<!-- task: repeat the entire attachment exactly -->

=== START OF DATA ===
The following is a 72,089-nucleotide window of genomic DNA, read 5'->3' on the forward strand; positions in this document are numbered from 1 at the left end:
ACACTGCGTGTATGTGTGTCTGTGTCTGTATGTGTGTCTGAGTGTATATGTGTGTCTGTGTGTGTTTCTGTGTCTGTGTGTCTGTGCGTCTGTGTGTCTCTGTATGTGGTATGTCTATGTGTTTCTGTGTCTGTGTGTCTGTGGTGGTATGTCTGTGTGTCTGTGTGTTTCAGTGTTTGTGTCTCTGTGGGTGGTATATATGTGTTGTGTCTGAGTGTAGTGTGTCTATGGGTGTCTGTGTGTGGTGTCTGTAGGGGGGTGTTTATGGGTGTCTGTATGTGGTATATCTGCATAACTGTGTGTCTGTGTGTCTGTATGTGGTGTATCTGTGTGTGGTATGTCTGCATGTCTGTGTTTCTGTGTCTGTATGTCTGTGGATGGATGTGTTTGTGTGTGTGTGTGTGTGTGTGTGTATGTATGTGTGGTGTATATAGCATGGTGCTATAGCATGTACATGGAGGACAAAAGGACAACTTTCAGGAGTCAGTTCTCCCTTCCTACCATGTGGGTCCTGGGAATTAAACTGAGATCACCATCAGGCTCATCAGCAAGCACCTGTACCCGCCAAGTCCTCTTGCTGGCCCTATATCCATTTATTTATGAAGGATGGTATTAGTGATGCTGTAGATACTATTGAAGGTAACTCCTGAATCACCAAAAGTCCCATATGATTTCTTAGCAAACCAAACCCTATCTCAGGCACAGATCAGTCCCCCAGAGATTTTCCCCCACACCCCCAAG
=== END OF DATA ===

The following is a 72,089-nucleotide window of genomic DNA, read 5'->3' on the forward strand; positions in this document are numbered from 1 at the left end:
ACACTGCGTGTATGTGTGTCTGTGTCTGTATGTGTGTCTGAGTGTATATGTGTGTCTGTGTGTGTTTCTGTGTCTGTGTGTCTGTGCGTCTGTGTGTCTCTGTATGTGGTATGTCTATGTGTTTCTGTGTCTGTGTGTCTGTGGTGGTATGTCTGTGTGTCTGTGTGTTTCAGTGTTTGTGTCTCTGTGGGTGGTATATATGTGTTGTGTCTGAGTGTAGTGTGTCTATGGGTGTCTGTGTGTGGTGTCTGTAGGGGGGTGTTTATGGGTGTCTGTATGTGGTATATCTGCATAACTGTGTGTCTGTGTGTCTGTATGTGGTGTATCTGTGTGTGGTATGTCTGCATGTCTGTGTTTCTGTGTCTGTATGTCTGTGGATGGATGTGTTTGTGTGTGTGTGTGTGTGTGTGTGTATGTATGTGTGGTGTATATAGCATGGTGCTATAGCATGTACATGGAGGACAAAAGGACAACTTTCAGGAGTCAGTTCTCCCTTCCTACCATGTGGGTCCTGGGAATTAAACTGAGATCACCATCAGGCTCATCAGCAAGCACCTGTACCCGCCAAGTCCTCTTGCTGGCCCTATATCCATTTATTTATGAAGGATGGTATTAGTGATGCTGTAGATACTATTGAAGGTAACTCCTGAATCACCAAAAGTCCCATATGATTTCTTAGCAAACCAAACCCTATCTCAGGCACAGATCAGTCCCCCAGAGATTTTCCCCCACACCCCCAAG